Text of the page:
WASHINGTON, Feb. 14 (RNS) -- To many, diamonds are prized tokens of love, trust and commitment. But others see sinister visions in the sought-after gems: blood, violence, torture.

"People have been taught by very good advertising campaigns that diamonds mean love and devotion, but to a lot of people in Africa diamonds mean death, amputation and butchery," Rep. Tony Hall, D-Ohio, told a news conference Wednesday to announce a proposal for stricter regulations on imported diamonds. More than half of the world's quality diamonds are sold in the United States.

"For each lucky American who gets a diamond there will be dozens of Africans who paid in blood."

Lawmakers can help stop those deaths by approving proposed legislation that would ban the importation of so-called "conflict diamonds" into the United States, said Hall, one of three co-sponsors of the Clean Diamonds Act.

Activists say the profits from such diamonds are used by groups in conflict zones -- primarily Sierra Leone, Congo and Angola -- to buy weapons and abuse human rights.

The Clean Diamonds Act calls for a global certification system to verify that diamonds sold on international markets are "clean." The act also urges establishment of a group to monitor the certification system, and requires that the new import regulations take effect by September.

The proposal would redirect profits from illegal diamond sales to help victims, Hall said.

"Any contraband diamonds caught entering the U.S. market can be seized and sold to pay for prosthetic limbs, microcredit projects, and other relief to war victims," he pointed out.

Though conflict diamond sales comprise an estimated 4 percent to 15 percent of the world's annual $56 billion diamond trade, "soldiers and rebels are making $37 million a day trading blood diamonds and they'll pocket about $2 billion a year," said Bruce Wilkinson, senior vice president of international programs for World Vision, the Christian relief organization.

"That goes a long way in a place where an AK-47 is $6," he said.

Rebel groups "could not turn diamonds into contraband without complicity from the diamond industry," Hall said. "This has got to stop."

The diamond industry has long denied involvement in the illicit smuggling of "conflict diamonds," but last July the World Diamond Congress pledged to set up an international certification system that would track the origin and sale of diamonds.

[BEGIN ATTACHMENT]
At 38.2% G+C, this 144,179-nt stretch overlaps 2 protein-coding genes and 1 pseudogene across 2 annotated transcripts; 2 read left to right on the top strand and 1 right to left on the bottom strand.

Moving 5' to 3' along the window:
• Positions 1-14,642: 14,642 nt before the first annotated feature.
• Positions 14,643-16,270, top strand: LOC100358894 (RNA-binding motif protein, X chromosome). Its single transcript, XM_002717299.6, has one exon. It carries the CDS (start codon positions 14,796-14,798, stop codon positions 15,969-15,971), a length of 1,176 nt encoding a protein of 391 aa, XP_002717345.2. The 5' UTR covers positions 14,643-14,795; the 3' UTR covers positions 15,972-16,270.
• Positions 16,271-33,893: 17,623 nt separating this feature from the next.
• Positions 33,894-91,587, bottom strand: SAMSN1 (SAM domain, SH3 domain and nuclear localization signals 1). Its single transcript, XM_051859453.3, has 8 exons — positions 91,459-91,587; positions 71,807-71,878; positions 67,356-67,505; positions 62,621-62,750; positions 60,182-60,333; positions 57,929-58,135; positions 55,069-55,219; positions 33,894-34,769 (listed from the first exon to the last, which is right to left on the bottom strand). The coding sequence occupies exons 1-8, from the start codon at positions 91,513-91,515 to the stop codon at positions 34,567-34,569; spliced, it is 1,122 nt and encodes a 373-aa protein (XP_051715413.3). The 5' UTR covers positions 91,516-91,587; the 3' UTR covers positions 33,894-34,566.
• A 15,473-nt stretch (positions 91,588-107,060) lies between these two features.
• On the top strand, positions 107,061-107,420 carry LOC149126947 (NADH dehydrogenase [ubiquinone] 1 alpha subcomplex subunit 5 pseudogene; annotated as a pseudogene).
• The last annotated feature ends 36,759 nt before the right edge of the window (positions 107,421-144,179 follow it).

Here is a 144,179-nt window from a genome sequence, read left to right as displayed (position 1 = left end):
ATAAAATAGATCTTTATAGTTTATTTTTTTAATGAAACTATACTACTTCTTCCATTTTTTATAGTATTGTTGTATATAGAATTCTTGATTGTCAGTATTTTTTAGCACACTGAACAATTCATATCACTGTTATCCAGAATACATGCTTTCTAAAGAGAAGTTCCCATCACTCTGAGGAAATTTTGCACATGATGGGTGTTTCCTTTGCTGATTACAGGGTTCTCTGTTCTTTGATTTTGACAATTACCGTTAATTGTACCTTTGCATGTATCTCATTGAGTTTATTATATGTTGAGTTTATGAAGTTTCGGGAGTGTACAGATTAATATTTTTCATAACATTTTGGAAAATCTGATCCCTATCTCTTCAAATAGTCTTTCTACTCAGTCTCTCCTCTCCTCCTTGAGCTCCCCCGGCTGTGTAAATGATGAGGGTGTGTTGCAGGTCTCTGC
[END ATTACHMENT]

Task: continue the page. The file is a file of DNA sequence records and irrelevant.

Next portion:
Little has been done since then, speakers said.

A letter reminding the World Diamond Congress of its pledge was released at the press conference. The letter was signed by more than 50 human rights and faith-based groups, including the National Association of Evangelicals, World Relief, the Commission on Social Action of Reform Judaism, Baptist Alliance and the National Council of Churches.

Hall said the proposal he co-sponsored with Reps. Cynthia A. McKinney, D-Ga., and Frank R. Wolf, R-Va., "gives the industry a year more than it said it needed to take the steps it should have undertaken years ago."

But speakers stopped short of calling for a boycott of diamonds.

"We're not advocating a boycott -- that has never been our intention," said Rory Anderson, government relations manager and Africa policies specialist with World Vision. "We just want diamonds to be used for development, not destruction."

The mangled ear and metal hook-hand of one speaker -- 27-year-old Muctar Jalloh -- bore testament to the suffering linked to the sale of conflict diamonds. Jalloh said he was attacked nearly two years ago by Sierra Leone's United Revolutionary Front -- whose annual diamond profits are at least $25 million, according to estimates.

"People stopped wearing fur because animals were being killed," said Jalloh, as two young girls from Sierra Leone -- each with arms amputated by rebels -- looked on from the audience. "Will you care more about animals than your African brothers?"

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